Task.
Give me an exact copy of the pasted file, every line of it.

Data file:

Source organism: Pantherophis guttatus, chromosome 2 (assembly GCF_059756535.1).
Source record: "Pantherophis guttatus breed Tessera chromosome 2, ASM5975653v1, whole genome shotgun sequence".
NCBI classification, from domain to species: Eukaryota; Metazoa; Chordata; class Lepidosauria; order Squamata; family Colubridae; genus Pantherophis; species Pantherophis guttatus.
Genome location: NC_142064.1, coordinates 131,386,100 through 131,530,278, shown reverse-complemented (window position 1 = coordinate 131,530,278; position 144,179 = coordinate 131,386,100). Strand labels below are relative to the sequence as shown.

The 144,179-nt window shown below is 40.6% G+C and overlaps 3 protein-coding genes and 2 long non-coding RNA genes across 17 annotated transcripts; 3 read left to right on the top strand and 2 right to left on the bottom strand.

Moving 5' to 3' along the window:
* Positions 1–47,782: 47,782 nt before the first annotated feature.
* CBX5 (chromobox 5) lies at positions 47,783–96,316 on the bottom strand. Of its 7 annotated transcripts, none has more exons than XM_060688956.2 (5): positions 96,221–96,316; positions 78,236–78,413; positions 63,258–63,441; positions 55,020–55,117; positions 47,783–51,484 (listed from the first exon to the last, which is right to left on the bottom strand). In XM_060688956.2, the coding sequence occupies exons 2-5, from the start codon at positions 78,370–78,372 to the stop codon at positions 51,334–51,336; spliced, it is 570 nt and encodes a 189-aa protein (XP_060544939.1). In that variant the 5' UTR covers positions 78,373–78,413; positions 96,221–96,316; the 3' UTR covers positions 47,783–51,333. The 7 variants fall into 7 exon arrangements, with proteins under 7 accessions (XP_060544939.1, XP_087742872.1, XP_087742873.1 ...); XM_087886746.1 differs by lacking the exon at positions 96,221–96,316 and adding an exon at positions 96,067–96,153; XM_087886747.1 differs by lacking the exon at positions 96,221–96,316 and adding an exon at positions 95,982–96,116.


Source organism: Pantherophis guttatus, chromosome 2 (assembly GCF_059756535.1).
Source record: "Pantherophis guttatus breed Tessera chromosome 2, ASM5975653v1, whole genome shotgun sequence".
NCBI classification, from domain to species: Eukaryota; Metazoa; Chordata; class Lepidosauria; order Squamata; family Colubridae; genus Pantherophis; species Pantherophis guttatus.
Genome location: NC_142064.1, coordinates 131,386,100 through 131,530,278, shown reverse-complemented (window position 1 = coordinate 131,530,278; position 144,179 = coordinate 131,386,100). Strand labels below are relative to the sequence as shown.

The 144,179-nt window shown below is 40.6% G+C and overlaps 3 protein-coding genes and 2 long non-coding RNA genes across 17 annotated transcripts; 3 read left to right on the top strand and 2 right to left on the bottom strand.

Moving 5' to 3' along the window:
* Positions 1–47,782: 47,782 nt before the first annotated feature.
* CBX5 (chromobox 5) lies at positions 47,783–96,316 on the bottom strand. Of its 7 annotated transcripts, none has more exons than XM_060688956.2 (5): positions 96,221–96,316; positions 78,236–78,413; positions 63,258–63,441; positions 55,020–55,117; positions 47,783–51,484 (listed from the first exon to the last, which is right to left on the bottom strand). In XM_060688956.2, the coding sequence occupies exons 2-5, from the start codon at positions 78,370–78,372 to the stop codon at positions 51,334–51,336; spliced, it is 570 nt and encodes a 189-aa protein (XP_060544939.1). In that variant the 5' UTR covers positions 78,373–78,413; positions 96,221–96,316; the 3' UTR covers positions 47,783–51,333. The 7 variants fall into 7 exon arrangements, with proteins under 7 accessions (XP_060544939.1, XP_087742872.1, XP_087742873.1 ...); XM_087886746.1 differs by lacking the exon at positions 96,221–96,316 and adding an exon at positions 96,067–96,153; XM_087886747.1 differs by lacking the exon at positions 96,221–96,316 and adding an exon at positions 95,982–96,116.